263A Turbulence hazard nowcast products and accident case performance analyses (Formerly Poster 760)

Monday, 24 January 2011
Washington State Convention Center
Gary Blackburn, NCAR, Boulder, Colorado; and F. McDonough, J. K. Williams, J. A. Craig, J. M. Pearson, G. Meymaris, J. Abernethy, and R. D. Sharman

Several automated algorithms have been developed at the National Center for Atmospheric Research to detect, nowcast and forecast turbulence using operational numerical weather prediction (NWP) model and observation data as inputs. These algorithms all make use of artificial intelligence techniques, principally fuzzy logic expert systems and random forest data mining. The algorithms include:

- the NEXRAD Turbulence Detection Algorithm (NTDA), which uses fuzzy logic to process data from Doppler weather radars and detect turbulence within clouds and storms;

- the Diagnose Convectively-Induced Turbulence (DCIT) system, which uses a random forest empirical model to fuse NWP model, satellite, radar and lightning data to infer turbulence associated with convective weather;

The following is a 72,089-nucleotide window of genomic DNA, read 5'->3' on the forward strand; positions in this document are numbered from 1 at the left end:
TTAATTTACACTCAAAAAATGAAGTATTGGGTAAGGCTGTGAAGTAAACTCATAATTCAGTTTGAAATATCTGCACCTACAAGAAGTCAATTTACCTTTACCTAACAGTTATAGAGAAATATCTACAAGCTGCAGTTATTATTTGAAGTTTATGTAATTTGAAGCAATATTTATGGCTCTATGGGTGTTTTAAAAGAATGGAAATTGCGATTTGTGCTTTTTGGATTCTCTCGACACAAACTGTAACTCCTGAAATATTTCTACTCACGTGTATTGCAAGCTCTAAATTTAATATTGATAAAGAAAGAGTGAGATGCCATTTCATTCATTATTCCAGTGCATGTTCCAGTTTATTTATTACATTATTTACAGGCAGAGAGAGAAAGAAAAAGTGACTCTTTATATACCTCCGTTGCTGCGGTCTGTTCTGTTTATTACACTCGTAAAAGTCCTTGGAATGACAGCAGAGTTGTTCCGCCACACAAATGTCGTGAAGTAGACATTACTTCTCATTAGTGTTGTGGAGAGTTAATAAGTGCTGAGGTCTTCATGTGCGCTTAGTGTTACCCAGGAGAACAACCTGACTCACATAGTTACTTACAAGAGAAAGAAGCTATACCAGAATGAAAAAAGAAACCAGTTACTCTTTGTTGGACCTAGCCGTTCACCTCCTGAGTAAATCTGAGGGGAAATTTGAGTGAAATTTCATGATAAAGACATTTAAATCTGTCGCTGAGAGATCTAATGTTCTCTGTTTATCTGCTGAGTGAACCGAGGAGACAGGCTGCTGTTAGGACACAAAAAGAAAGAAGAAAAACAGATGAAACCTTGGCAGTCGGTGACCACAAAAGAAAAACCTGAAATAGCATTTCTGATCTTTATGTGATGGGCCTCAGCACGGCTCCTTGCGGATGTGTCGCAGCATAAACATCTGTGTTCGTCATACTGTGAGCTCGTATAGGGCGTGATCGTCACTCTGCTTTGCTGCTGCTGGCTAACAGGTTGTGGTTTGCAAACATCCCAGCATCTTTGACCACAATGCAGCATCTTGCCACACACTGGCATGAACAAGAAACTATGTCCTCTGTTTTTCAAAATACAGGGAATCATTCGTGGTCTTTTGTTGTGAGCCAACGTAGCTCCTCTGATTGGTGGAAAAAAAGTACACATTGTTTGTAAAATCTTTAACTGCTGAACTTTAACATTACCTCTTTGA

- the Graphical Turbulence Guidance (GTG) system, which uses a dynamic fuzzy logic algorithm to combine diagnostics derived from NWP model grids to forecast primarily clear-air turbulence (CAT);

- the Graphical Turbulence Guidance Nowcast system, which uses fuzzy logic to combine NTDA, DCIT, and GTG data to create a comprehensive, rapid-update turbulence nowcast over the conterminous US; and

- the Global Turbulence DSS for Aviation, which extends the GTG system globally.

This paper describes briefly how these algorithms have been developed and tuned, and examines their performance for several turbulence accidents and incidents over both the conterminous US and overseas. These cases demonstrate both the strengths and limitations of the turbulence detection and nowcast products and suggest directions for future research.

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